Not bored with the Boards.



  • That is what is known as "a bad typo"!
  • The Kelwood has become one of my favourite "very old add on" wearsaversZX%20Spectrum%20add%20ons%20013%202_zps9e2j7pyu.jpg
  • The Kelwood has become one of my favourite "very old add on" wearsaversZX%20Spectrum%20add%20ons%20013%202_zps9e2j7pyu.jpg
  • A bit like a lap top cooler stand (without the cooler).It makes it a lot easier to type ZX%20Spectrum%20add%20ons%20011_zpsccabmfqe.jpg
  • Re above pic.

    The only let down was the cheap stick on labels but generally it is a very substantial and effective unit . I am a fan . It helps me appreciate the old rubber keyboard a whole lot more
  • The "Super Switch Saver" was advertised widely at the time . It must have been one of my first add ons . I wonder how many switches it saved me ? Nowadays it is good to switch of course! ZX%20Spectrum%20add%20ons%20014_zpsnbcqenfy.jpg
  • The "Super Switch Saver" was advertised widely at the time .
    Keeping it a secret would have preserved it better...... :-)
  • Hi Roko

    So you like it then?

  • Roko mentioned preservation and that reminded me of one thing that does not preserve very well and that is the old style tape recorders : the plastic is often very brittle and the belts stretch ( Re. "thread relevance : I have just taken one apart so I am not "bored" with it yet : and it has a PCB like "board" inside! : so with "thread relevance" established I will carry on!) . Well , the tape player would no longer fast forward or make it easy to use the extremely rare MIA tape (only joking and completely deniable and not to be mentioned on the other thread!) that I was playing with . So I reckon I have 3 options:-

    1) Buy some new belts (Risk assessed as high likelihood of me getting the wrong belt)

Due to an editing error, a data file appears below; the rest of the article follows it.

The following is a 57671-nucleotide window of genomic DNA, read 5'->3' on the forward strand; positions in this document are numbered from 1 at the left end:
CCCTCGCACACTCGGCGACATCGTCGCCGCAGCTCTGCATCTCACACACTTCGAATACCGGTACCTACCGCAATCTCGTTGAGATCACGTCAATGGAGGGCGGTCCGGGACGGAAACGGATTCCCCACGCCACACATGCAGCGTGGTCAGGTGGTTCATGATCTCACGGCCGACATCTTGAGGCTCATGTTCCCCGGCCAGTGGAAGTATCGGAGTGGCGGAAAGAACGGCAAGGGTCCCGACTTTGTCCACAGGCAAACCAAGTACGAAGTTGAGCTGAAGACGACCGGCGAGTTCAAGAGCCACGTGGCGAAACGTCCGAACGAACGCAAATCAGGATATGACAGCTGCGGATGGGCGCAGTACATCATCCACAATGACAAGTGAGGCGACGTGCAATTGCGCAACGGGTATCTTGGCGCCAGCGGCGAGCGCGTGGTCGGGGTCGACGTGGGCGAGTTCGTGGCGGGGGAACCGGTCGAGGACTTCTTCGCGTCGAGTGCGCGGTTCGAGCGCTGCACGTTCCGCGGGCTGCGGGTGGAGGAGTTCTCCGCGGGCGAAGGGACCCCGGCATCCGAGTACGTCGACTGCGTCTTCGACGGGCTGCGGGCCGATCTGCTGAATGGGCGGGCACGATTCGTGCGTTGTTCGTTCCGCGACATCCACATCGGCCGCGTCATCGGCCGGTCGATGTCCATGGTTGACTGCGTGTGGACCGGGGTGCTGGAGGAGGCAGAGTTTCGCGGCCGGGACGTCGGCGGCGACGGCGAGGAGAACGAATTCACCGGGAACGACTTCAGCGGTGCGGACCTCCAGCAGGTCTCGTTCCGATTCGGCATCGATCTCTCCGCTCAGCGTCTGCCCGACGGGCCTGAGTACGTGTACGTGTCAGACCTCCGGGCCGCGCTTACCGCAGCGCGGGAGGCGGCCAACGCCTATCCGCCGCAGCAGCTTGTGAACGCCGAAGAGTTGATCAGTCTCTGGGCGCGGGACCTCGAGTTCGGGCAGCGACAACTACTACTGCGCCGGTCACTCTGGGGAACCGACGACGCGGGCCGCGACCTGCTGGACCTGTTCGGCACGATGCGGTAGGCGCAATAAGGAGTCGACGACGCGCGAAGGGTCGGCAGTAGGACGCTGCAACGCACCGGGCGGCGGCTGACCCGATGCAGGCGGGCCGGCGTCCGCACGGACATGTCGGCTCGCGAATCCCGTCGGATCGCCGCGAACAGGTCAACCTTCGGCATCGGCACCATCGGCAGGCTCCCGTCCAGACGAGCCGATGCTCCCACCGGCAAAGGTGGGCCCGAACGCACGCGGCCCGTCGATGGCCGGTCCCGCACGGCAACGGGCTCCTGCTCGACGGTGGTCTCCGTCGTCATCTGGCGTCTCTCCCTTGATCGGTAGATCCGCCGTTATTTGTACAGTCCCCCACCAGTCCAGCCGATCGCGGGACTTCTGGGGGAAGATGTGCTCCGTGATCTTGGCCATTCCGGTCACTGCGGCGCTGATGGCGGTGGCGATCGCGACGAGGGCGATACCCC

2) Spend ages going round charity shops looking for a tape player (my wife tells me that even books are getting scarce in charity shops) :::::: (Risk assessment : not very good time management wise : I could be looking for weeks! And the belts might need replacing in this "charity shop" player one too. But , if I buy a buy a selection of belts this could reduce the risk on (1) above as now I would now have 2 players to apply belts to! Wow!

    3) Buy the only new cassette tape player still available (a Philips) : Risk Assessment : It might not have very good Save/mic and load/ear connections.

    It is a tough one!

  • Re cassette tape recorders:- At least it should be a diminishing problems as Speccy users switch to other devices for media storage. But the relevance of the good old tape recorder will never disappear entirely . The sheer number of varieties drive belts still available online shows that there is still a considerable number being repaired.

    Re The Kelwood Computer cases 48K "laptop cooler style" stand :-The picture of the Kelwood does not really do it justice . It really is a lot easier to type on a Rubber keyboard with one of these . There was a reason that it did not need a cooler (yes and Rubber Keyed Speccy owners know what that is ,of course!)
  • Nothing to do with Boards! :-Its about the Dremel Mod 395 Type 5 Code 83 (see Dremel pic above)This bit is more of more interest to case modders and makers.

    I took a punt and bought a second hand one of these types (see pic above) , as I thought that some type 395 Dremels have clutch/couplers which help to guard against burn out . The type I got was as per above but I could not find a clutch coupler when I opened it up . There appear to be sub types of this generic type of Dremel . So I will have ot adopt plan B and run two of them for a minute or two only.then switching, to avoid overheating/burnout . It appears that Dremels are a specialist area and my theory about large scale "shed" distributors may be wrong : it could just be geographical distribution . Maybe Americans get clutches but not us . I do not know the answer though I still have one more Dremel to open up.

  • Up till now I have not been bored!ZX%20Spectrum%20add%20ons%20005_zpsi8cn8vqm.jpg
  • Re above pic "Up till now I have not been bored"

    But I am now.!

    The above pic shows the PCB (and demonstrating thread relevance yet again!) inside my broken cassette tape recorder a COMPUTONE no less . So really I have no right to be bored as boards are a subject that this thread is meant to be all about : surely "being bored" at this point is me just being a tad "difficult"? But I in my defence I should point out that this is not a ZX Spectrum PCB , or even something Spectrum related by branding : this is an incredibly generic product that just happens to be very useful for playing ZX Spectrum game tapes . So I need it ,or something like it fixed even though it is not worth 30p!.